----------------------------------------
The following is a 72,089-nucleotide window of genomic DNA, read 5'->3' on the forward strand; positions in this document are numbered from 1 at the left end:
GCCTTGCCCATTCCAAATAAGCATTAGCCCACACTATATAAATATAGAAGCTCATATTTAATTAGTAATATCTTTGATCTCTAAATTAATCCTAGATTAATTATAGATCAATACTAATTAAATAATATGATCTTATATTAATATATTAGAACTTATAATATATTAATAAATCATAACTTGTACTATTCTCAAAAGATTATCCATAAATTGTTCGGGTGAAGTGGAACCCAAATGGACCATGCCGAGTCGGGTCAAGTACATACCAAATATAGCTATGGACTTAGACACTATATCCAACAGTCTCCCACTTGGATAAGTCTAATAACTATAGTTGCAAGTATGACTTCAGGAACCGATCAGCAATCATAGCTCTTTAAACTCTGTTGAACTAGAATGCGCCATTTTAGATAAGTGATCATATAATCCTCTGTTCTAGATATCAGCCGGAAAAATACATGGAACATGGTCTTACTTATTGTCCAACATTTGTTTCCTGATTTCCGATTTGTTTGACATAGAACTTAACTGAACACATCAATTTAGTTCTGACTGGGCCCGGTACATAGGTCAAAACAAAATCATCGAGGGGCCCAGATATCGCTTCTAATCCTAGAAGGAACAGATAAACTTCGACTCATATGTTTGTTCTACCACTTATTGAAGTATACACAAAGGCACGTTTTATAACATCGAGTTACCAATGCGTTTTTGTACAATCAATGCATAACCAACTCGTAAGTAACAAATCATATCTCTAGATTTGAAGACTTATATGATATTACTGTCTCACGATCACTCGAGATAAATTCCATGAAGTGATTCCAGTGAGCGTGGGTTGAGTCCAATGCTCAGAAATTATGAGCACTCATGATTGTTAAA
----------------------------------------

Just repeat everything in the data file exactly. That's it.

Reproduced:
The following is a 72,089-nucleotide window of genomic DNA, read 5'->3' on the forward strand; positions in this document are numbered from 1 at the left end:
GCCTTGCCCATTCCAAATAAGCATTAGCCCACACTATATAAATATAGAAGCTCATATTTAATTAGTAATATCTTTGATCTCTAAATTAATCCTAGATTAATTATAGATCAATACTAATTAAATAATATGATCTTATATTAATATATTAGAACTTATAATATATTAATAAATCATAACTTGTACTATTCTCAAAAGATTATCCATAAATTGTTCGGGTGAAGTGGAACCCAAATGGACCATGCCGAGTCGGGTCAAGTACATACCAAATATAGCTATGGACTTAGACACTATATCCAACAGTCTCCCACTTGGATAAGTCTAATAACTATAGTTGCAAGTATGACTTCAGGAACCGATCAGCAATCATAGCTCTTTAAACTCTGTTGAACTAGAATGCGCCATTTTAGATAAGTGATCATATAATCCTCTGTTCTAGATATCAGCCGGAAAAATACATGGAACATGGTCTTACTTATTGTCCAACATTTGTTTCCTGATTTCCGATTTGTTTGACATAGAACTTAACTGAACACATCAATTTAGTTCTGACTGGGCCCGGTACATAGGTCAAAACAAAATCATCGAGGGGCCCAGATATCGCTTCTAATCCTAGAAGGAACAGATAAACTTCGACTCATATGTTTGTTCTACCACTTATTGAAGTATACACAAAGGCACGTTTTATAACATCGAGTTACCAATGCGTTTTTGTACAATCAATGCATAACCAACTCGTAAGTAACAAATCATATCTCTAGATTTGAAGACTTATATGATATTACTGTCTCACGATCACTCGAGATAAATTCCATGAAGTGATTCCAGTGAGCGTGGGTTGAGTCCAATGCTCAGAAATTATGAGCACTCATGATTGTTAAA